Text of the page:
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CORNELL LABORATORY FOR ACCELERATOR-BASED SCIENCES AND EDUCATION — CLASSE

CLEO

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A D-Dbar event in the CLEO-c detector.

The CLEO Collaboration operated the CLEO high-energy physics detector for nearly thirty years, from 1979 to 2008, recording the particles produced in electron-positron collisions at the Cornell Electron-positron Storage Ring (CESR). CLEO carried out a broad physics program of studying the production and decay of bottom and charm quarks, as well as tau leptons, in order to probe the strong and weak nuclear forces and to search for new phenomena beyond the Standard Model of particle physics. To meet the evolving needs of this wide-ranging physics program, the CLEO detector underwent five major upgrades, each time incorporating new technologies in particle detection and identification, as well as implementing advances in computing and software.

CESR and CLEO Timelines

CESR
  • 1975: CESR propsal submitted to NSF
  • 1977: NSF funding approved
  • 1979: First circulating e- beam and first e+e- collisions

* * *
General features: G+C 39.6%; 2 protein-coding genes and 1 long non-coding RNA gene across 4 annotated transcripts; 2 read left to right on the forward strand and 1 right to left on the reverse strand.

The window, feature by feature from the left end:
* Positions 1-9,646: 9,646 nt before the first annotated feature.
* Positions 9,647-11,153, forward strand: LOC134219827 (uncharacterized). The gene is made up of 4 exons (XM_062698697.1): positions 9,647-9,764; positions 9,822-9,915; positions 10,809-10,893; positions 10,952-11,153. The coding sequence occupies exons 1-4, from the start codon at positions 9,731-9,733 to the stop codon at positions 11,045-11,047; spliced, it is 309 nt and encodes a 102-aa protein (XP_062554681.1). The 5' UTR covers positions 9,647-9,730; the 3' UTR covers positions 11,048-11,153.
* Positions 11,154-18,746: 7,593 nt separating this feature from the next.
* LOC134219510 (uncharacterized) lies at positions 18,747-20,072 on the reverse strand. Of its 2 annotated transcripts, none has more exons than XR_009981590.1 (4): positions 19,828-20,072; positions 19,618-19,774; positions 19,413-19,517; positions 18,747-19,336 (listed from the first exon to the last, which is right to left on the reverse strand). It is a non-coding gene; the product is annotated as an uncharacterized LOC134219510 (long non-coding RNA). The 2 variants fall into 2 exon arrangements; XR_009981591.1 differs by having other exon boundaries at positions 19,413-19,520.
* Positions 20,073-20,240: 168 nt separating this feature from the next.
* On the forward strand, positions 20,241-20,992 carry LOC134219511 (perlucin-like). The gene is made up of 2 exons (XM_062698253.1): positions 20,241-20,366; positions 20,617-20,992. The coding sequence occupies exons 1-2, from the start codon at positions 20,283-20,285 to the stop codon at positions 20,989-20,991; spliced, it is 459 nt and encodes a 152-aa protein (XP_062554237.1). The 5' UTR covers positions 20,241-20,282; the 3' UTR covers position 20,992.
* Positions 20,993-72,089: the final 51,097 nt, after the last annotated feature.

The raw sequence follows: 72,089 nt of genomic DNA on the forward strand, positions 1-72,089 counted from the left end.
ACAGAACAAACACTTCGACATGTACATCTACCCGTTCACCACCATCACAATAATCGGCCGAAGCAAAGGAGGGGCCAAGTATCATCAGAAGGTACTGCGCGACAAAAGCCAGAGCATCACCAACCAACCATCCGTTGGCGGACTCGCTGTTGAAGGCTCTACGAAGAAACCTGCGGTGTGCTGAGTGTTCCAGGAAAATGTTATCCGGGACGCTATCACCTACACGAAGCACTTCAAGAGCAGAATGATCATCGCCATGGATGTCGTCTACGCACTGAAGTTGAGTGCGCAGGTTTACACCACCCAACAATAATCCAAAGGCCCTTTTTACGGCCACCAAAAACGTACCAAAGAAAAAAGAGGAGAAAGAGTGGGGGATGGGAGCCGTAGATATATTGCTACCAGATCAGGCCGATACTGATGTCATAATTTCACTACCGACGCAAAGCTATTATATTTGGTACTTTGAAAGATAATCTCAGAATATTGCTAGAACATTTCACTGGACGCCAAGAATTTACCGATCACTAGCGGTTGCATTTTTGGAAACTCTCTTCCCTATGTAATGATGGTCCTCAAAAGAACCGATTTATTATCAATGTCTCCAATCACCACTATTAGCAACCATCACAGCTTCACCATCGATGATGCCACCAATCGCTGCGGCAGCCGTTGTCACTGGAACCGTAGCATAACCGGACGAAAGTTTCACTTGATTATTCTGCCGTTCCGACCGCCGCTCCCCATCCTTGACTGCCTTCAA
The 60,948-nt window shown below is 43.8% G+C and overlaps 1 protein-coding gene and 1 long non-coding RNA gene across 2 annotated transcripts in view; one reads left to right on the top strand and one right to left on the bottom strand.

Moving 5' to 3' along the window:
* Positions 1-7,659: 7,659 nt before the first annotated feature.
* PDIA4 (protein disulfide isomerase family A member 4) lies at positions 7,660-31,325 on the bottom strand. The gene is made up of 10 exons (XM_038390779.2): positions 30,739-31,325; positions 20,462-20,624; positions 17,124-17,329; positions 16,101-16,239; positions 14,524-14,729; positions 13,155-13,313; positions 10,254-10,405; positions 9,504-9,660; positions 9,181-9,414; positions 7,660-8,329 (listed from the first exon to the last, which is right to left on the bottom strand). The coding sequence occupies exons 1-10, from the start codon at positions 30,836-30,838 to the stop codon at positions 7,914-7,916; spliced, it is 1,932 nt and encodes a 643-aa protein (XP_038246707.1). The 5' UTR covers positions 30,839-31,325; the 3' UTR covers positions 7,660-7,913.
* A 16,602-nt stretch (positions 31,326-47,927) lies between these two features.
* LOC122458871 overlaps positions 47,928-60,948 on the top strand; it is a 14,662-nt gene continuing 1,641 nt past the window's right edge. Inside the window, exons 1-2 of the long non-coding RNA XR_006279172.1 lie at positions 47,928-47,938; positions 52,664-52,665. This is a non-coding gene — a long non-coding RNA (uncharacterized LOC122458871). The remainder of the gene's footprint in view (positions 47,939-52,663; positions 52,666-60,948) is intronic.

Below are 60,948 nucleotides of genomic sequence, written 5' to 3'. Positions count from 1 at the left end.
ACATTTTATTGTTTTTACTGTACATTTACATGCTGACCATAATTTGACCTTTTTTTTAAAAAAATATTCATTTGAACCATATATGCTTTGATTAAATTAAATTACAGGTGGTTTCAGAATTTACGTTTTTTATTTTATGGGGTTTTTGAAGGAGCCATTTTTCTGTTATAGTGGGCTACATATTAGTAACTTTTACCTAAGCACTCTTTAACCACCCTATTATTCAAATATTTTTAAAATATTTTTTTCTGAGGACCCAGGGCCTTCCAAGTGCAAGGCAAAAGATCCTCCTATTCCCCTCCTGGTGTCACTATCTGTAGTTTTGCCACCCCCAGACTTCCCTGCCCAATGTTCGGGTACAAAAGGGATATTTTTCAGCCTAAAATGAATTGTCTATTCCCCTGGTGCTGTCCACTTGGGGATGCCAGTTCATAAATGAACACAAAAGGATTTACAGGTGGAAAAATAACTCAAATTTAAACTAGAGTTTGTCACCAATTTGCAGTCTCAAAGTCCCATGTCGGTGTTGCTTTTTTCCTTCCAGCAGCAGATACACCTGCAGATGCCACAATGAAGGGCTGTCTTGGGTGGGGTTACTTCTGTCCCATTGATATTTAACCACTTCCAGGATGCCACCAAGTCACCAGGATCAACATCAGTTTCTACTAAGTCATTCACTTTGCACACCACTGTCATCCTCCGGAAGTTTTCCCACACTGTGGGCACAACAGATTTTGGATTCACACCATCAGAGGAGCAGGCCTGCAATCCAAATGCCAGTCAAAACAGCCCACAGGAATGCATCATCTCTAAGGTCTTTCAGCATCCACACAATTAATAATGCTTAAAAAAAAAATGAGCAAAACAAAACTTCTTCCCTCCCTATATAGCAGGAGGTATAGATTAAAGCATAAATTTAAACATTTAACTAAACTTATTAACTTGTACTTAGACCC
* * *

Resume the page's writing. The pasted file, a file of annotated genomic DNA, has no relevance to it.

• 1981: Mini-beta focusing at interaction region
  • 1984: Multiple bunches in pretzel orbits
  • 1988: Luminosity exceeds 1032 / cm2 / sec
  • 1994: Crossing angle and bunch trains
  • 1999: Superconducting RF cavities
  • 2003-04: CESR-c superferric wigglers

CLEO
  • 1975: "South Area Experiment" group conceives CLEO
  • 1979: First data collected
  • 1980: B meson discovered
  • 1983: Ds meson discovered
  • 1986: CLEO II detector with Csl calorimeter installed
  • 1989: b → u transitions discovered
  • 1993: b → s penguin decays discovered
  • 1995: CLEO II.V with silicon vertex detector installed
  • 1999: CLEO III with RICH installed
  • 2003: CLEO-c data collection started
  • 2004: hc discovered and D+ meson decay constant measured
  • 2008: Running ends on March 3rd
  • 2009: 500th paper published

Further Information